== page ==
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The Prophet by Kahlil Gibran

The Prophet

by Kahlil Gibran

The Prophet is a book of 26 poetic essays written in English in 1923 by the Lebanese-American artist, philosopher and writer Khalil Gibran. In the book, the prophet Almustafa who has lived in the foreign city of Orphalese for 12 years is about to board a ship which will carry him home. He is stopped by a group of people, with whom he discusses many issues of life and the human condition. The book is divided into chapters dealing with love, marriage, children, giving, eating and drinking, work, joy and sorrow, houses, clothes, buying and selling, crime and punishment, laws, freedom, reason and passion, pain, self-knowledge, teaching, friendship, talking, time, good and evil, prayer, pleasure, beauty, religion, and death.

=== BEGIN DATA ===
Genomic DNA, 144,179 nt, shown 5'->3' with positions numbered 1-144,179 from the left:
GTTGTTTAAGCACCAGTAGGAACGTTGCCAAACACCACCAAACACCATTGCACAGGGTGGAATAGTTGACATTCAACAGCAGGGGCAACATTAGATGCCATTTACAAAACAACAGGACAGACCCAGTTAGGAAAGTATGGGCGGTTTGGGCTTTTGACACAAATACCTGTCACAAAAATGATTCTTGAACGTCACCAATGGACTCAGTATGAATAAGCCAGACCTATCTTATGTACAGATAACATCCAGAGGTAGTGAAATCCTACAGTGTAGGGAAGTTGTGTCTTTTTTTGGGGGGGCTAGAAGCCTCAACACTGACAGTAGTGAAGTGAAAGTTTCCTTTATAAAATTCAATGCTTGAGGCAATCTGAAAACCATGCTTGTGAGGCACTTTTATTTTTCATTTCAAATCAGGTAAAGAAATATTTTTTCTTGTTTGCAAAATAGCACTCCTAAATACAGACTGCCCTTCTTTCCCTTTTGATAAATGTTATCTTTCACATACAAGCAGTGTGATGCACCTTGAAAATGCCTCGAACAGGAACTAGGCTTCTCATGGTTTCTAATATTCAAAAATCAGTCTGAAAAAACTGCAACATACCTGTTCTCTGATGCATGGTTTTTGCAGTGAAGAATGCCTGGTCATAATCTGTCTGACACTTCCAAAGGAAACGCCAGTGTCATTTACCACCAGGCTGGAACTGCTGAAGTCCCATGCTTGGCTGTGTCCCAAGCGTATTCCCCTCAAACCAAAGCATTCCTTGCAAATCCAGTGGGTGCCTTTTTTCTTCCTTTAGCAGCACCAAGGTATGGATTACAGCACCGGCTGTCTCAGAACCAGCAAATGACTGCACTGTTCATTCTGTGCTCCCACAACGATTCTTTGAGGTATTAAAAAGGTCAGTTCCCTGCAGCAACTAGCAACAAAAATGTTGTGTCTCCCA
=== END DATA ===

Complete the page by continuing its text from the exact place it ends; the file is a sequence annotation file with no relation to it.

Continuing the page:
ABOUT THE AUTHOR:

Kahlil Gibran was a Lebanese-American artist, poet, and writer, born in 1883 in Lebanon and died in New York in 1931. As a young man he emigrated with his family to the United States where he studied art and began his literary career. In the Arab world, Gibran is regarded as a literary and political rebel. His romantic style was at the heart of a renaissance in modern Arabic literature, especially prose poetry, breaking away...

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